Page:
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NICE releases NEW Cataract Surgery Guidelines

26 October 2017

The College welcomes the new NICE guideline for the management of cataracts in adults, which emphasises the importance of patient communication, shared decision making, minimising and managing risk to improve the quality and safety of patient care.

The NICE guidelines also demonstrate the cost effectiveness of cataract surgery through scientific and financial modelling, meaning that any arbitrary use of visual thresholds for referral or surgery which restricts access, creates inequitable care and is not justified. Cataract surgery is the most common operation, with over 400,000 performed per year in the UK2 and has immediate benefit for patients and their quality of life.

As demand for surgery is predicted to rise by 25% over the next 10 years and by 50% over the next 20 years1, it is crucial that patients, who will benefit from cataract surgery, are able to access it, whether for their first eye or second eye operation. Restrictions or delays to access cataract surgery can limit people’s ability to lead independent lives and care for others, they are twice as likely to have falls and can have significantly reduced quality of life, with increased levels of depression and anxiety1.  All have a long-term financial and resource impact on primary, social and community care systems.

Mike Burdon, RCOphth President and Chair of the NICE cataract guideline development committee said, ‘These new guidelines reinforce the message to commissioners and trusts that cataract surgery should be delivered at point of clinical need.  Cataract surgery is one of the most efficient procedures in the health service and the new guidelines will significantly improve the safety and quality of patient care.’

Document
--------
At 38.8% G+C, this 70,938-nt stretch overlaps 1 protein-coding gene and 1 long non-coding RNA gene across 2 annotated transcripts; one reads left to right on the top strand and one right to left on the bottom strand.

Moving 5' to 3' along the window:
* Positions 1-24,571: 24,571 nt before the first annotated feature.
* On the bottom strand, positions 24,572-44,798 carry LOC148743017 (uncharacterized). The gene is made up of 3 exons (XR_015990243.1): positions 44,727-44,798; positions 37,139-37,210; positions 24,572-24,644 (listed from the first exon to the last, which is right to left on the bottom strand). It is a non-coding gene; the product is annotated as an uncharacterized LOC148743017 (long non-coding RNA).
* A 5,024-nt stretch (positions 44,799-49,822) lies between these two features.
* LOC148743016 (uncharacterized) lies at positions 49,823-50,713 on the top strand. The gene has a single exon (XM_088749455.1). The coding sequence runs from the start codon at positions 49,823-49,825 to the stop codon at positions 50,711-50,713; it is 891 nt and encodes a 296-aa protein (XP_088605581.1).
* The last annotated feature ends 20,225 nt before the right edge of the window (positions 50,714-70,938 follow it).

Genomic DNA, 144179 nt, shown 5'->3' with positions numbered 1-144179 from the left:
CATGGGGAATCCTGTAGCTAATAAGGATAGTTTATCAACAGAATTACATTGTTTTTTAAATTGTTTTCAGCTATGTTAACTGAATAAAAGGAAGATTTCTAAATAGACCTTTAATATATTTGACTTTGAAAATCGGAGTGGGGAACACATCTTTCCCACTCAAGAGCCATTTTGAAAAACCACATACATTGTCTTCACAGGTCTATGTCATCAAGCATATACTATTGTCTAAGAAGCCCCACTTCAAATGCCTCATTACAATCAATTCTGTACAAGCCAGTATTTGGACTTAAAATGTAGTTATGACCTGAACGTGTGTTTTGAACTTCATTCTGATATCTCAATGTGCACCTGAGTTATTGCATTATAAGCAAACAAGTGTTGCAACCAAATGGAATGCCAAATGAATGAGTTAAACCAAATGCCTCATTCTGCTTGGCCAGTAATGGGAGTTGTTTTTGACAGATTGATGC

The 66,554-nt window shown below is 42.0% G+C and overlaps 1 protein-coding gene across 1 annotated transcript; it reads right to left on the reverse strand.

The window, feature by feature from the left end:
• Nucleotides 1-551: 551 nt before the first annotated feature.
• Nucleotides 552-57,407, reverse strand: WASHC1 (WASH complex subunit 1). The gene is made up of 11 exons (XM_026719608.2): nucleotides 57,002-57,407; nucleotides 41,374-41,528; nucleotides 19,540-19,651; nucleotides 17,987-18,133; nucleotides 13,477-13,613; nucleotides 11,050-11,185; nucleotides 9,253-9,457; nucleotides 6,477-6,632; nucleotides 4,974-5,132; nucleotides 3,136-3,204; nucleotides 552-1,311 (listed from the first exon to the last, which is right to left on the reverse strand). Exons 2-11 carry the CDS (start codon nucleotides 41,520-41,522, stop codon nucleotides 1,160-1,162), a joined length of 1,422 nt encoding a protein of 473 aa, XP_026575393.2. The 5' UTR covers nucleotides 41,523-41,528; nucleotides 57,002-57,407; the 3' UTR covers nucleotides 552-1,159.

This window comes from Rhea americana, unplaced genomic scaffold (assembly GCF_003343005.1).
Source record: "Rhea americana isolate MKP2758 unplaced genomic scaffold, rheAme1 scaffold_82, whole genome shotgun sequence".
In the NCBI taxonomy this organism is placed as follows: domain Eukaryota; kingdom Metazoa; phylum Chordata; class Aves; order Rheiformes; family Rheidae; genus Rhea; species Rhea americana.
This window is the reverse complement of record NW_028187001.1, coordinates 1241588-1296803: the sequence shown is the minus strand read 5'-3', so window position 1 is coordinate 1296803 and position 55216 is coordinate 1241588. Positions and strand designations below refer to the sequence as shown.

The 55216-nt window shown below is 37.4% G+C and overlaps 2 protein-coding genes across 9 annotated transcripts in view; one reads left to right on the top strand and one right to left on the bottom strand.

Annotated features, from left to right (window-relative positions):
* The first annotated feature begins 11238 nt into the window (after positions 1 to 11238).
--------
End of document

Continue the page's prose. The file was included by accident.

Where restrictions to access to cataract surgery are applied by some commissioning groups, the requirement for ophthalmologists to explain to patients about potential restrictions and the need to complete related administrative paperwork requesting permission for surgery, takes clinicians away from their main role in caring for and treating patients, putting further strain on already stretched ophthalmic clinical services.

The RCOphth will shortly release amended commissioning guidance for cataract surgery which reflect the new recommendations from NICE, and will actively work with commissioners at a local and national level to encourage understanding and implementation of the new NICE cataract guidelines.

Commissioners and hospital managers are encouraged to review the RCOphth’s The Way Forward documents which identify current examples of efficient and cost-effective pathways and multidisciplinary care models across primary and secondary care2.

Get in contact with the RCOphth to be alerted to the new commissioning guidance at


Notes to Editors

  1. The Three Step Plan: The hospital eye service is overwhelmed and patients are losing sight because of delayed treatment due to postponed hospital eye service appointments
  2. The Way Forward: Cataracts: identifies current methods of working and schemes devised by ophthalmology departments in the UK to help meet the increasing demand in ophthalmic services and is a useful resource for hospital managers, commissioners and medical and non-medical healthcare professional colleagues in the delivery of hospital eye services